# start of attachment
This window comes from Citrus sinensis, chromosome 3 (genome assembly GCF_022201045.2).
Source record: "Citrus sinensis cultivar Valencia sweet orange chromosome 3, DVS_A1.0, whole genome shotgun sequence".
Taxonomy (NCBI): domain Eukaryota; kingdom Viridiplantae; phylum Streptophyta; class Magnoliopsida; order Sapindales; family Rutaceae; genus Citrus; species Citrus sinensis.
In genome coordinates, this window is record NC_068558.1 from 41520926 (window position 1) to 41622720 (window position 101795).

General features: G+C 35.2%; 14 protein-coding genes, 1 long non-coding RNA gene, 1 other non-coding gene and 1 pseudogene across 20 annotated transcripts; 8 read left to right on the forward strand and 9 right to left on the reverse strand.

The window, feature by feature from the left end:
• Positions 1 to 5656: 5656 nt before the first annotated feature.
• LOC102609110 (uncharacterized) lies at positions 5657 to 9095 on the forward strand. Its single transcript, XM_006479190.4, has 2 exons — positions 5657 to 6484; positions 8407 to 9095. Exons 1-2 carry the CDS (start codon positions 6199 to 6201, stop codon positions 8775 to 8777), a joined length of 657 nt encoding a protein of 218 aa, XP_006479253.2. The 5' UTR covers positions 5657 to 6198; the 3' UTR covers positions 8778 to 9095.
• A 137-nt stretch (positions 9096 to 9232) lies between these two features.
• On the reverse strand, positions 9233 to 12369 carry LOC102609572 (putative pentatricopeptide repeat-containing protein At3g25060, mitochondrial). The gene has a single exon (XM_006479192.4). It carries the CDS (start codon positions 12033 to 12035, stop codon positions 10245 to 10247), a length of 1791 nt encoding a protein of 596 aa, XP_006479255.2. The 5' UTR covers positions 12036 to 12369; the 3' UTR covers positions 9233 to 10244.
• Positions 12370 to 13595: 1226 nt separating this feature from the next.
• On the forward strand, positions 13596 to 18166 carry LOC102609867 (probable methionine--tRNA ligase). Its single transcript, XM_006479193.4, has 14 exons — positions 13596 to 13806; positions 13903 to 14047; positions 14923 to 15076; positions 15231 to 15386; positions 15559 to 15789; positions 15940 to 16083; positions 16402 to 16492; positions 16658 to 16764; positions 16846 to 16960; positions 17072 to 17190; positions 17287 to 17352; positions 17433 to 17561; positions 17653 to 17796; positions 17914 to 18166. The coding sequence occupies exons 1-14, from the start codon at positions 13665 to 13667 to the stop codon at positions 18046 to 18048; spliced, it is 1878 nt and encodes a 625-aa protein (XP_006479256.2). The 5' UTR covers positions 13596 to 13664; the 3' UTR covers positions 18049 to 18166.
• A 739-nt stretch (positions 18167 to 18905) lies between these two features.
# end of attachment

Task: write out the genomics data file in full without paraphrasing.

This window comes from Citrus sinensis, chromosome 3 (genome assembly GCF_022201045.2).
Source record: "Citrus sinensis cultivar Valencia sweet orange chromosome 3, DVS_A1.0, whole genome shotgun sequence".
Taxonomy (NCBI): domain Eukaryota; kingdom Viridiplantae; phylum Streptophyta; class Magnoliopsida; order Sapindales; family Rutaceae; genus Citrus; species Citrus sinensis.
In genome coordinates, this window is record NC_068558.1 from 41520926 (window position 1) to 41622720 (window position 101795).

General features: G+C 35.2%; 14 protein-coding genes, 1 long non-coding RNA gene, 1 other non-coding gene and 1 pseudogene across 20 annotated transcripts; 8 read left to right on the forward strand and 9 right to left on the reverse strand.

The window, feature by feature from the left end:
• Positions 1 to 5656: 5656 nt before the first annotated feature.
• LOC102609110 (uncharacterized) lies at positions 5657 to 9095 on the forward strand. Its single transcript, XM_006479190.4, has 2 exons — positions 5657 to 6484; positions 8407 to 9095. Exons 1-2 carry the CDS (start codon positions 6199 to 6201, stop codon positions 8775 to 8777), a joined length of 657 nt encoding a protein of 218 aa, XP_006479253.2. The 5' UTR covers positions 5657 to 6198; the 3' UTR covers positions 8778 to 9095.
• A 137-nt stretch (positions 9096 to 9232) lies between these two features.
• On the reverse strand, positions 9233 to 12369 carry LOC102609572 (putative pentatricopeptide repeat-containing protein At3g25060, mitochondrial). The gene has a single exon (XM_006479192.4). It carries the CDS (start codon positions 12033 to 12035, stop codon positions 10245 to 10247), a length of 1791 nt encoding a protein of 596 aa, XP_006479255.2. The 5' UTR covers positions 12036 to 12369; the 3' UTR covers positions 9233 to 10244.
• Positions 12370 to 13595: 1226 nt separating this feature from the next.
• On the forward strand, positions 13596 to 18166 carry LOC102609867 (probable methionine--tRNA ligase). Its single transcript, XM_006479193.4, has 14 exons — positions 13596 to 13806; positions 13903 to 14047; positions 14923 to 15076; positions 15231 to 15386; positions 15559 to 15789; positions 15940 to 16083; positions 16402 to 16492; positions 16658 to 16764; positions 16846 to 16960; positions 17072 to 17190; positions 17287 to 17352; positions 17433 to 17561; positions 17653 to 17796; positions 17914 to 18166. The coding sequence occupies exons 1-14, from the start codon at positions 13665 to 13667 to the stop codon at positions 18046 to 18048; spliced, it is 1878 nt and encodes a 625-aa protein (XP_006479256.2). The 5' UTR covers positions 13596 to 13664; the 3' UTR covers positions 18049 to 18166.
• A 739-nt stretch (positions 18167 to 18905) lies between these two features.